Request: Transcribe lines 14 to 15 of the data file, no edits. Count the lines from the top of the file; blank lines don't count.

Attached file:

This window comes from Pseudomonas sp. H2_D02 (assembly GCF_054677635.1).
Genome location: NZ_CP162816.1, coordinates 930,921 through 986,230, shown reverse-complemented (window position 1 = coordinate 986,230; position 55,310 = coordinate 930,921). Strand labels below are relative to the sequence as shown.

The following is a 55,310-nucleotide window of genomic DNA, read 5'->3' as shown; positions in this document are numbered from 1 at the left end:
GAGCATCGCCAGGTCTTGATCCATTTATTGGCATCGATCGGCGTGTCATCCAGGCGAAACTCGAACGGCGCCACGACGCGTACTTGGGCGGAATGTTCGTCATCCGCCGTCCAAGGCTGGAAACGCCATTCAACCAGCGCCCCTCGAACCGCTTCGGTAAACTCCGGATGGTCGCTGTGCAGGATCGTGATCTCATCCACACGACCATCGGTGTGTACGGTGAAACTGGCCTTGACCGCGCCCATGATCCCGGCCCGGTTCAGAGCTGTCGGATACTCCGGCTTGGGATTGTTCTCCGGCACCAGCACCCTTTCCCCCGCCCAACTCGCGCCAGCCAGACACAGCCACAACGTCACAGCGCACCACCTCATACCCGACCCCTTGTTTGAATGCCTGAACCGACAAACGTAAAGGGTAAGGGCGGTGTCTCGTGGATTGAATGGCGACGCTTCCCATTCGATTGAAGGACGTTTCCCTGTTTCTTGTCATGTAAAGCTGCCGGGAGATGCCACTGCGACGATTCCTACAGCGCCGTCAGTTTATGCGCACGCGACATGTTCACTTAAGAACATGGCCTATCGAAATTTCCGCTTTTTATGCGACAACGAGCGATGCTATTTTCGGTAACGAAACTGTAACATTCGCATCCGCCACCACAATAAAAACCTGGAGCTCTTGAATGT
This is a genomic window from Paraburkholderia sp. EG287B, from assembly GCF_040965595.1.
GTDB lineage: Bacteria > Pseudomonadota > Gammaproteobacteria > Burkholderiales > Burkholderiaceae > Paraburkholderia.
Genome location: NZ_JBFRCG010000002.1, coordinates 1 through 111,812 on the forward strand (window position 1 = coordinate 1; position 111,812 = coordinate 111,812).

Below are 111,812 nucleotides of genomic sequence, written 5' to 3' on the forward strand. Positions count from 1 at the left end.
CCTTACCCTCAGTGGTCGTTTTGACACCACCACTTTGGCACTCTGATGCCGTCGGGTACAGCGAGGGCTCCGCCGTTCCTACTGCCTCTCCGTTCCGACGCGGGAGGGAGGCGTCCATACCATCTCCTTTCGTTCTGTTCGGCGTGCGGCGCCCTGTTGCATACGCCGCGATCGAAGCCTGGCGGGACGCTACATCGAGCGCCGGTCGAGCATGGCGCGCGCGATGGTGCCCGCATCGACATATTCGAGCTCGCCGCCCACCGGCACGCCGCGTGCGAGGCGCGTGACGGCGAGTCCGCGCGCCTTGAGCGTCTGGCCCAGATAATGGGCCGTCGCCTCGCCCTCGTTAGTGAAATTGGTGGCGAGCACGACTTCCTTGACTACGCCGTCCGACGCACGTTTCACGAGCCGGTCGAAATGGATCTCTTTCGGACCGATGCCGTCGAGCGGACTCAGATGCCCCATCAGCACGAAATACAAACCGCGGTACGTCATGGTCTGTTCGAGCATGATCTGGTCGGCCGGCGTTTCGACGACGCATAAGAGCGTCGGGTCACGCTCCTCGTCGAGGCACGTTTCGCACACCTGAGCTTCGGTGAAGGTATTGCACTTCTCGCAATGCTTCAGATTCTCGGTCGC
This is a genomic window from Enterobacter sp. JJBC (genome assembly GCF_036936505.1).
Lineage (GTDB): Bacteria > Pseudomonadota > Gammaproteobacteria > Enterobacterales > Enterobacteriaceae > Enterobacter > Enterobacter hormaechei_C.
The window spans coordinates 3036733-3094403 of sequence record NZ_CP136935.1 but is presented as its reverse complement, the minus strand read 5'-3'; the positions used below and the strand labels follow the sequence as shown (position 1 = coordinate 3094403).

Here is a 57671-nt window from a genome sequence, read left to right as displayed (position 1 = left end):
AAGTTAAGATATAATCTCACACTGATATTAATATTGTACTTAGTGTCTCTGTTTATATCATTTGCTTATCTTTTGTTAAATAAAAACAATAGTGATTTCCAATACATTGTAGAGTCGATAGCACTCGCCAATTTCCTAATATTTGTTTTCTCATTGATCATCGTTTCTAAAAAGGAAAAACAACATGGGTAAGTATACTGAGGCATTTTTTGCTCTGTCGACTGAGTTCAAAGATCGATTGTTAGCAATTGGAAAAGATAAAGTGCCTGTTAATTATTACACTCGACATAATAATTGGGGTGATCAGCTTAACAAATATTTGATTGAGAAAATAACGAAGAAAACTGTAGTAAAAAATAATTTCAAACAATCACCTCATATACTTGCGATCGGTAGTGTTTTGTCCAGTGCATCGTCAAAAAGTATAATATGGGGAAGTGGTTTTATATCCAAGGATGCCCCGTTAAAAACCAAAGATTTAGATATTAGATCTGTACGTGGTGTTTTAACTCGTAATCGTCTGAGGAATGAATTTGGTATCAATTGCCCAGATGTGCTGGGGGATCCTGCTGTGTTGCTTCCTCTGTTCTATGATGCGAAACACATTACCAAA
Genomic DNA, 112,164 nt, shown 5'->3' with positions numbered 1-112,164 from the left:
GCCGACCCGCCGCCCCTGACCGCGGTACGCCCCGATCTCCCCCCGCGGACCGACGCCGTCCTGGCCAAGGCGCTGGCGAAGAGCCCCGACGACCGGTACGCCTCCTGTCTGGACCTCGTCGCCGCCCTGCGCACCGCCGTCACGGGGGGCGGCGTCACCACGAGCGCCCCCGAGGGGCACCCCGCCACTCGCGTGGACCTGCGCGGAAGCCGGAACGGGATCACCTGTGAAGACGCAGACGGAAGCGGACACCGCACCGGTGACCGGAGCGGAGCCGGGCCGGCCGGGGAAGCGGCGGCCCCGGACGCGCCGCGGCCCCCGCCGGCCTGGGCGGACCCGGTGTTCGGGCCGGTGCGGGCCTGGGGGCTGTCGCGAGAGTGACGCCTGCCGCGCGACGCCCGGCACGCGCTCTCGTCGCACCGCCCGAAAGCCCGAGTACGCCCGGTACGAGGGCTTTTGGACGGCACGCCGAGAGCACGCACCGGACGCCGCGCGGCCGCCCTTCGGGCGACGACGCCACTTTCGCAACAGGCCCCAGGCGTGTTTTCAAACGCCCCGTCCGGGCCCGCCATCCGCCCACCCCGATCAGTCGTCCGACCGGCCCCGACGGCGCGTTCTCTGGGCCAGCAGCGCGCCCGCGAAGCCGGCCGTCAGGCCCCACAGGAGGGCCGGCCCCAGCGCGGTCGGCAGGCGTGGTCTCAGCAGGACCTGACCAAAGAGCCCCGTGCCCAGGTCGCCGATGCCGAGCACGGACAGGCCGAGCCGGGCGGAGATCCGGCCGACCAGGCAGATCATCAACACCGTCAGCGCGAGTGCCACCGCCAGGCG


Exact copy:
AAGTTAAGATATAATCTCACACTGATATTAATATTGTACTTAGTGTCTCTGTTTATATCATTTGCTTATCTTTTGTTAAATAAAAACAATAGTGATTTCCAATACATTGTAGAGTCGATAGCACTCGCCAATTTCCTAATATTTGTTTTCTCATTGATCATCGTTTCTAAAAAGGAAAAACAACATGGGTAAGTATACTGAGGCATTTTTTGCTCTGTCGACTGAGTTCAAAGATCGATTGTTAGCAATTGGAAAAGATAAAGTGCCTGTTAATTATTACACTCGACATAATAATTGGGGTGATCAGCTTAACAAATATTTGATTGAGAAAATAACGAAGAAAACTGTAGTAAAAAATAATTTCAAACAATCACCTCATATACTTGCGATCGGTAGTGTTTTGTCCAGTGCATCGTCAAAAAGTATAATATGGGGAAGTGGTTTTATATCCAAGGATGCCCCGTTAAAAACCAAAGATTTAGATATTAGATCTGTACGTGGTGTTTTAACTCGTAATCGTCTGAGGAATGAATTTGGTATCAATTGCCCAGATGTGCTGGGGGATCCTGCTGTGTTGCTTCCTCTGTTCTATGATGCGAAACACATTACCAAA
Genomic DNA, 112,164 nt, shown 5'->3' with positions numbered 1-112,164 from the left: